"We thought Peet's would make more sense for a larger packaged food company that would have more marketing muscle, distribution power and cost synergies, as opposed to being part of a private equity portfolio," he wrote.
BDT Capital, a Chicago merchant bank, is a minority investor and adviser in the buyout.
Peet's was founded in 1966 in Berkeley, Calif., by Alfred Peet. The company gets more than half its revenue from its coffee shops and the rest from grocery sales, home delivery and sales to food service and offices.
Benckiser already holds a minority stake in D.E. Master Blenders 1753. The company was created when Sara Lee Corp. split into two businesses.
Peet's Coffee & Tea Inc. has about 13.3 million outstanding shares, according to FactSet. The current management and employees will remain with the company and its headquarters will stay in Emeryville, Calif.
The acquisition, which was unanimously approved by Peet's board, is expected to close in about three months. A majority of Peet's outstanding stock must be voted in favor of the deal at an upcoming special shareholders meeting.
Benckiser is the majority owner of Coty Inc., which is known for its celebrity fragrances and OPI nail polish. Coty announced last month that it is planning to go public and hopes to raise $700 million in an initial public offering. Bensckiser also owns Labelux, a luxury goods company with brands such as Jimmy Choo, Bally and Belstaff.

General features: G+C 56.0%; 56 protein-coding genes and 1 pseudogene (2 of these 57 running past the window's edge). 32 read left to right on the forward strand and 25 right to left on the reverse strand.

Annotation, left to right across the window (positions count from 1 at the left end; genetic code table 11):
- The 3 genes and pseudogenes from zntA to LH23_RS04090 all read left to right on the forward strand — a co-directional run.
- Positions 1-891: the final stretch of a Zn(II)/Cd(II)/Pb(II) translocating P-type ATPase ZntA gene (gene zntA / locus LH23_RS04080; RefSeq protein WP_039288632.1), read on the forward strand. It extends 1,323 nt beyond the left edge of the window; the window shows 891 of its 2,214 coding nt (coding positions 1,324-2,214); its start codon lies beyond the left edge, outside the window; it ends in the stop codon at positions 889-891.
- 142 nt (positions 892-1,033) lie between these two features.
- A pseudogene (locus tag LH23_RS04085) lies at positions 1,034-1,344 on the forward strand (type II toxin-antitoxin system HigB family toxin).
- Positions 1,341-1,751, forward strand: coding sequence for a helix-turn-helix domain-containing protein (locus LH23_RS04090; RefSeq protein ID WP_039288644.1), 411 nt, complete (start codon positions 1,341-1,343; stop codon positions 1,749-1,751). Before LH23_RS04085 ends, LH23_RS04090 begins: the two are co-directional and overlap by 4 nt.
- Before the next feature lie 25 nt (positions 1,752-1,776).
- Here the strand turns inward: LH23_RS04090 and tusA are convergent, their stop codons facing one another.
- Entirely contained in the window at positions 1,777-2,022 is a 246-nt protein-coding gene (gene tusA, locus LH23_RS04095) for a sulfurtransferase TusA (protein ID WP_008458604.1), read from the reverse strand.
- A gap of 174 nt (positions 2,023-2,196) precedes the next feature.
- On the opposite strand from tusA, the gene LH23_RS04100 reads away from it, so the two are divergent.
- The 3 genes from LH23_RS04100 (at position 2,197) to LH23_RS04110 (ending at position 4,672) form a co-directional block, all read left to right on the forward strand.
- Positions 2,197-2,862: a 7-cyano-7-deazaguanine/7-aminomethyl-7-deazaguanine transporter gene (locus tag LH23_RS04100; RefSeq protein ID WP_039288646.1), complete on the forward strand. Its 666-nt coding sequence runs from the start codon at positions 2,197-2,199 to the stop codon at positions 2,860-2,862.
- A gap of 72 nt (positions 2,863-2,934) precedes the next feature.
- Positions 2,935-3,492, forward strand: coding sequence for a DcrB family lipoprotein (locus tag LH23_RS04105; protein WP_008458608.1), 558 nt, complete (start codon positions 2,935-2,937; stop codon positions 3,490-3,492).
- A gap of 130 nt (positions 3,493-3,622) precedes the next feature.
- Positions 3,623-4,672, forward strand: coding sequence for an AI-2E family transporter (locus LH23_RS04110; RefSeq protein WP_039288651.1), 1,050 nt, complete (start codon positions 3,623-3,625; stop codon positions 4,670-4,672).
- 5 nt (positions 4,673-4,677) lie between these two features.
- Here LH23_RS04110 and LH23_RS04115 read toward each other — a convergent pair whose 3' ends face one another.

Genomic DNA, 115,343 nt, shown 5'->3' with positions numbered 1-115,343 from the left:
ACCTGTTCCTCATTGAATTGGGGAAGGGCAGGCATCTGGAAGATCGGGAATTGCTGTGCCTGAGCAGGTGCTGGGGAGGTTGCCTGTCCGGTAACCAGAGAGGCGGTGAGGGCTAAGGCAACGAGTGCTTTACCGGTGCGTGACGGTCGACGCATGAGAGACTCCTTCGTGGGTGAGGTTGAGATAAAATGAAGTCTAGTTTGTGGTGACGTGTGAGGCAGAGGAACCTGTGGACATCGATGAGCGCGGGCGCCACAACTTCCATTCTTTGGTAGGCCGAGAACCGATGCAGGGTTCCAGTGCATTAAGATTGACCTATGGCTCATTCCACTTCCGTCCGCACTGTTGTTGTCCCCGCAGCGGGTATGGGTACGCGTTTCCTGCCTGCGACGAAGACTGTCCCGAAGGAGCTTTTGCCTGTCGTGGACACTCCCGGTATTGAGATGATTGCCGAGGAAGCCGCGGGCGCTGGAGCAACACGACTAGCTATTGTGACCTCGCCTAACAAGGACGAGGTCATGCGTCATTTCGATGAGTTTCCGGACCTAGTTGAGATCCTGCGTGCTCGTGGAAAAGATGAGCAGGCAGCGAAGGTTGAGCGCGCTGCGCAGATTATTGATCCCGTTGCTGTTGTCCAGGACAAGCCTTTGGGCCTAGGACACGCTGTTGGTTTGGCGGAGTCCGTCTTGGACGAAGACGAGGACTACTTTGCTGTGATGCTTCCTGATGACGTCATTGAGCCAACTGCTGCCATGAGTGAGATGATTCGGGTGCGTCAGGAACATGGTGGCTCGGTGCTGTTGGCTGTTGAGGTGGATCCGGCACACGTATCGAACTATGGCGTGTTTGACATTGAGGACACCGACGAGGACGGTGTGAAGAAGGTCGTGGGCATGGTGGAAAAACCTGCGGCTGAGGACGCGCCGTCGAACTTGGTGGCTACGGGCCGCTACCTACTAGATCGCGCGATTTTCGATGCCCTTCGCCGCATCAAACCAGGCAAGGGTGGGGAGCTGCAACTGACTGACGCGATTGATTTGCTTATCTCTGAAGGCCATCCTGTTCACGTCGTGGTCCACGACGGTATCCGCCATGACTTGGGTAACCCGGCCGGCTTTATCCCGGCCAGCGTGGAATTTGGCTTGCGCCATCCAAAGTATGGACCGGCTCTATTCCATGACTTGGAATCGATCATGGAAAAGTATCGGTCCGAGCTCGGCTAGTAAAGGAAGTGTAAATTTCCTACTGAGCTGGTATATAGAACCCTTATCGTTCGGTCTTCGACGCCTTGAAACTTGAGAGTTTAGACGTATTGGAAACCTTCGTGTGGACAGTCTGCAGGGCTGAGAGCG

Wednesday, July 18, 2012

AC Transit Bus/Bike Collision

From the Oakland Tribune:

Emeryville: Bicyclist injured in collision with AC Transit bus

By sean Maher
Updated:   07/18/2012 07:49:55 AM PDT

EMERYVILLE -- A female bicyclist who collided with an AC Transit bus Tuesday night was hospitalized 
with severe head injuries, police said.
Officers responded to the crash just after 8 p.m. at the intersection of 45th Street and San Pablo Avenue, 
near the Emeryville Senior Center and the Pixar Animation Studios.
The 31-year-old woman, was rushed to a nearby hospital, police Sgt. Mike Allen said, but police did not 
release her condition or whether she'd been wearing a helmet. Allen said he believed she was stabilized.
Police were still investigating Wednesday morning how the collision happened, Allen said.
There were no passengers on the bus and the bus driver was not injured, police said. However, the driver